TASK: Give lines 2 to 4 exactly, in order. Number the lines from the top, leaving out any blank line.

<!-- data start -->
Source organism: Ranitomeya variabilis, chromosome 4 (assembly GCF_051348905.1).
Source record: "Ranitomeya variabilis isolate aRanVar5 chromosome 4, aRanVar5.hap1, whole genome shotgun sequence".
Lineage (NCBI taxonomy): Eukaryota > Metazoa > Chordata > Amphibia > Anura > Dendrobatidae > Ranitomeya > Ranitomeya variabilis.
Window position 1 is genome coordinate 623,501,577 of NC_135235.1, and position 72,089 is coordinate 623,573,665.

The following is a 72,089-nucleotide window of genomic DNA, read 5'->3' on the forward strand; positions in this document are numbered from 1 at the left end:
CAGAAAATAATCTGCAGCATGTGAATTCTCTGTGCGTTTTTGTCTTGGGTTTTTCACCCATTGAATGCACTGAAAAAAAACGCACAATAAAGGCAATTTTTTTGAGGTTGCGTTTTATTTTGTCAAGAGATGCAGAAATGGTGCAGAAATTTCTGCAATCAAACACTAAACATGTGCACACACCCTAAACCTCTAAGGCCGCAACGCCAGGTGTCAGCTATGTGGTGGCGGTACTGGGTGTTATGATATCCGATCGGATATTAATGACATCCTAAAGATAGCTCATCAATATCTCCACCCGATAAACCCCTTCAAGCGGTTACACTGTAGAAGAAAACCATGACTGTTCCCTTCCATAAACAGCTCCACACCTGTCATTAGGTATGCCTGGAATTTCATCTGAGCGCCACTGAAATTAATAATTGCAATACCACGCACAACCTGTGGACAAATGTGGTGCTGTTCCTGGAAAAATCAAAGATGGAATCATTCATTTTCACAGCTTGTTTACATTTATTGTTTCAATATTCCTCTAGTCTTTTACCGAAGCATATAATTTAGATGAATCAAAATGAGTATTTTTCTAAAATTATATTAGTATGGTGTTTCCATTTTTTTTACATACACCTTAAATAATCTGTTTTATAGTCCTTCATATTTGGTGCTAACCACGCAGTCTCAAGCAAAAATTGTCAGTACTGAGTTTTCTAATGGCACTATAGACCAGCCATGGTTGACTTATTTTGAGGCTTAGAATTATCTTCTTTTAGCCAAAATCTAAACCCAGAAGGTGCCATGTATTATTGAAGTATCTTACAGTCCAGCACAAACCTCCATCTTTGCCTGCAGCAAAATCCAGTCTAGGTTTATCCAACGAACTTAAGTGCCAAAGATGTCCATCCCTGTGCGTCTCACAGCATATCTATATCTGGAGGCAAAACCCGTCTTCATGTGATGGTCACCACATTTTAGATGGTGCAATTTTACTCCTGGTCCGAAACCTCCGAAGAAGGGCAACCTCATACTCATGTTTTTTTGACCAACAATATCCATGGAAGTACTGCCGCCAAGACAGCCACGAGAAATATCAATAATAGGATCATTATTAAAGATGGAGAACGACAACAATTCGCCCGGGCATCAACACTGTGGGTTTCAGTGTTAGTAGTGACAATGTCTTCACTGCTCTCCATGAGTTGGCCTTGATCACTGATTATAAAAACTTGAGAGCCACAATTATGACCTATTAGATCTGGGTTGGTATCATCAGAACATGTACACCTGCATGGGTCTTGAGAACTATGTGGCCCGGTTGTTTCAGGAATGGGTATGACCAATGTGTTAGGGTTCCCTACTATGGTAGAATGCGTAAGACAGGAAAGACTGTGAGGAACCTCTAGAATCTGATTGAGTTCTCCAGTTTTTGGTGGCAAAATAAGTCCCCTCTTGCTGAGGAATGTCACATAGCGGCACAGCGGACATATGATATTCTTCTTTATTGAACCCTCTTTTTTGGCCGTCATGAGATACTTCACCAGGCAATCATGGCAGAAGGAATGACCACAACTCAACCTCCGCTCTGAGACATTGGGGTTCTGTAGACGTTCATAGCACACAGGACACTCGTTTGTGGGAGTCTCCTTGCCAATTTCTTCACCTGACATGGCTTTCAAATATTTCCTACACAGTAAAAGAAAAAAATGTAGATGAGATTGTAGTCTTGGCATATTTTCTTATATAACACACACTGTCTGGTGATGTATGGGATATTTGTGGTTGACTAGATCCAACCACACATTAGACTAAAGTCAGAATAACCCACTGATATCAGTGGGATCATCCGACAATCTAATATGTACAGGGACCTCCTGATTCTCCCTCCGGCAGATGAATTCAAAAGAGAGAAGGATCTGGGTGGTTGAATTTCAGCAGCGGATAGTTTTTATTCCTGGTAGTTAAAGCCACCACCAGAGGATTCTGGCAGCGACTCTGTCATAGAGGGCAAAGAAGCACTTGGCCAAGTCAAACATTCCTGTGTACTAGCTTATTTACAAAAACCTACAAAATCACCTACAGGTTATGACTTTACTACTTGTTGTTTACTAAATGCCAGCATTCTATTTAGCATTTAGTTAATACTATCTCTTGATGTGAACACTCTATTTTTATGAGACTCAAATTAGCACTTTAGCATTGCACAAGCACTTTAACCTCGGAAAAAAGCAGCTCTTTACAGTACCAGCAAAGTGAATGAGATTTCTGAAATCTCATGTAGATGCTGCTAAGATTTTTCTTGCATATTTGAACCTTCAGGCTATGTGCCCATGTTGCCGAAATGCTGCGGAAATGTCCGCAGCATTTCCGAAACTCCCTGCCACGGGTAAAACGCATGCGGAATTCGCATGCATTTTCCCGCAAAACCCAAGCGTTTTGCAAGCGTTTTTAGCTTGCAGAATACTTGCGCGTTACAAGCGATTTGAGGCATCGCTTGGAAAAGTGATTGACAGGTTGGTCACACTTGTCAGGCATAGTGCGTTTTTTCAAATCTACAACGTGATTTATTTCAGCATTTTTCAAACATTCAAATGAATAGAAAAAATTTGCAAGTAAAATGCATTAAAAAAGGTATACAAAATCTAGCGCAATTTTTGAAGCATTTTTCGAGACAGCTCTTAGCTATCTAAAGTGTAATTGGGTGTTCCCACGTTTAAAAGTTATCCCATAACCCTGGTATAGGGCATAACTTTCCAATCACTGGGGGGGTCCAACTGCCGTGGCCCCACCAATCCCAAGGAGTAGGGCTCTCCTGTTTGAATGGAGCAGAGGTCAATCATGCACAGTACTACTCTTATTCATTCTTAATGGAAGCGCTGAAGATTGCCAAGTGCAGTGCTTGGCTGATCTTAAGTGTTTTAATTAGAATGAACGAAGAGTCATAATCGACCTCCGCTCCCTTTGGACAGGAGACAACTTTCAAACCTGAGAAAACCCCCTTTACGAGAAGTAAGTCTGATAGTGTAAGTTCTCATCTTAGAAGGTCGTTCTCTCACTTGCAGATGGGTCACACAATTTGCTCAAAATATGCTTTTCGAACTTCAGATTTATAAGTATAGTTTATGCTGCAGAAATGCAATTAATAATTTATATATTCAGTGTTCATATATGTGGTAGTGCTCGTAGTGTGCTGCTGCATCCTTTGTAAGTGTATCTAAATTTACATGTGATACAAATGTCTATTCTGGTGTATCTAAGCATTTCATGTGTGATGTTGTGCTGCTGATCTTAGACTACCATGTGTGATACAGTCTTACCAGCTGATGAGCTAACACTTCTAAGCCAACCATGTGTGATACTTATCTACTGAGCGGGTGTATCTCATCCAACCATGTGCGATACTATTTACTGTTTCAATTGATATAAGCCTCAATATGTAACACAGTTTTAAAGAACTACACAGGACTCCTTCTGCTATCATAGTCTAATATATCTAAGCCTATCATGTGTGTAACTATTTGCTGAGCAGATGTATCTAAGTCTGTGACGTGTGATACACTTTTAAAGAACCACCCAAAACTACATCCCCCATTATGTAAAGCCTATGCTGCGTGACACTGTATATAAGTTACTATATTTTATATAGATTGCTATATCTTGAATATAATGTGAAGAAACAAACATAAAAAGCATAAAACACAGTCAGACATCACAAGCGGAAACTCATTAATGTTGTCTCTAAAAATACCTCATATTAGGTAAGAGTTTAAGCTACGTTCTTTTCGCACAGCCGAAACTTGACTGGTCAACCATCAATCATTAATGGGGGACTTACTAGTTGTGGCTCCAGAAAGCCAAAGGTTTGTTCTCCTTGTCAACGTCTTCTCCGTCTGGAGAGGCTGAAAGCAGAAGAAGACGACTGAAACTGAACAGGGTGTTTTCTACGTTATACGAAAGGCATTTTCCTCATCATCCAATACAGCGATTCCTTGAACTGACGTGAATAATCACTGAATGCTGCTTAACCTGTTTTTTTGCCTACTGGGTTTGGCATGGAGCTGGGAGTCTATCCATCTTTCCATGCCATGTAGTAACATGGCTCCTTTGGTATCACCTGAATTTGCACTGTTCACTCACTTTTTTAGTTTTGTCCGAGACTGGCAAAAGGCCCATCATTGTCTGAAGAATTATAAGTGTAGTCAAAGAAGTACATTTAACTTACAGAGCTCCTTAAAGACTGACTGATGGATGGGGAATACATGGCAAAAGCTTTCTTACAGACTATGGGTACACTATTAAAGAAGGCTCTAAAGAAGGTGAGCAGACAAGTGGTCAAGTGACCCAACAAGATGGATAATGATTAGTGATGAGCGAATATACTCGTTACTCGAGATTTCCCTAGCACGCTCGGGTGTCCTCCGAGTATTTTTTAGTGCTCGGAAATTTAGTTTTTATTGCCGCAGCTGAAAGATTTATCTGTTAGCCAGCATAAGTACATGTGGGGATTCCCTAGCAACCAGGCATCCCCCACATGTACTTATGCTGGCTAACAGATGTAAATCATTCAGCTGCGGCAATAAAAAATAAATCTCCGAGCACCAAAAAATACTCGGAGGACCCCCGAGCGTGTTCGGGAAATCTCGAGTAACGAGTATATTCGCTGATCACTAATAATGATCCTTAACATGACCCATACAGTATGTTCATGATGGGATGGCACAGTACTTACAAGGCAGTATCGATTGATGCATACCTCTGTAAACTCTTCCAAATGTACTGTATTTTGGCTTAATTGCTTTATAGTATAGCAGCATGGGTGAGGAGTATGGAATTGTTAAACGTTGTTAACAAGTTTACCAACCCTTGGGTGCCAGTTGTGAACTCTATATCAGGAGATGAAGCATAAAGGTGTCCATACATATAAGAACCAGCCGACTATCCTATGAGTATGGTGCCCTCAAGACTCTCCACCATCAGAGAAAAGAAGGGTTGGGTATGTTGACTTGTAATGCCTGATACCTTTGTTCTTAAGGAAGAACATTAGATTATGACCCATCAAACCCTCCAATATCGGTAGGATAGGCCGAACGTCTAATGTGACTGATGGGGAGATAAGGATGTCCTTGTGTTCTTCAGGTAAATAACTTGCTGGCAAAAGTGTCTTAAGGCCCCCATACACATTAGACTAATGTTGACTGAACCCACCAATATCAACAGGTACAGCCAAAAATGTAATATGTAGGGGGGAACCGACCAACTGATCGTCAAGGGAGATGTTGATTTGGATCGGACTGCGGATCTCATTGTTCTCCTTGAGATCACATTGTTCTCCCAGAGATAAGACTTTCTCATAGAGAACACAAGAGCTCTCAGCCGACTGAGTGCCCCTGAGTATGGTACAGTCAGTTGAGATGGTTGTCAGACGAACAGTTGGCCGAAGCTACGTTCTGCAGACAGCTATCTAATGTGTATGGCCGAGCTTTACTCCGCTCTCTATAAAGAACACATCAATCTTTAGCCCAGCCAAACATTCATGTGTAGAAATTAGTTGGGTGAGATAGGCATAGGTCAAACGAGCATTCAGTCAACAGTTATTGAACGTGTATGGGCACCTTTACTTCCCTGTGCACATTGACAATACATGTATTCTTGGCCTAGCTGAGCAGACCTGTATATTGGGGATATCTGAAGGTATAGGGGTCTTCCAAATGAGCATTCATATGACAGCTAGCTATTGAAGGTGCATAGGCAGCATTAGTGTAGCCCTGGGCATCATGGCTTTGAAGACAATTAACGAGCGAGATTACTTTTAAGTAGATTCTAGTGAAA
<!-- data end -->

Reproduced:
Source record: "Ranitomeya variabilis isolate aRanVar5 chromosome 4, aRanVar5.hap1, whole genome shotgun sequence".
Lineage (NCBI taxonomy): Eukaryota > Metazoa > Chordata > Amphibia > Anura > Dendrobatidae > Ranitomeya > Ranitomeya variabilis.
Window position 1 is genome coordinate 623,501,577 of NC_135235.1, and position 72,089 is coordinate 623,573,665.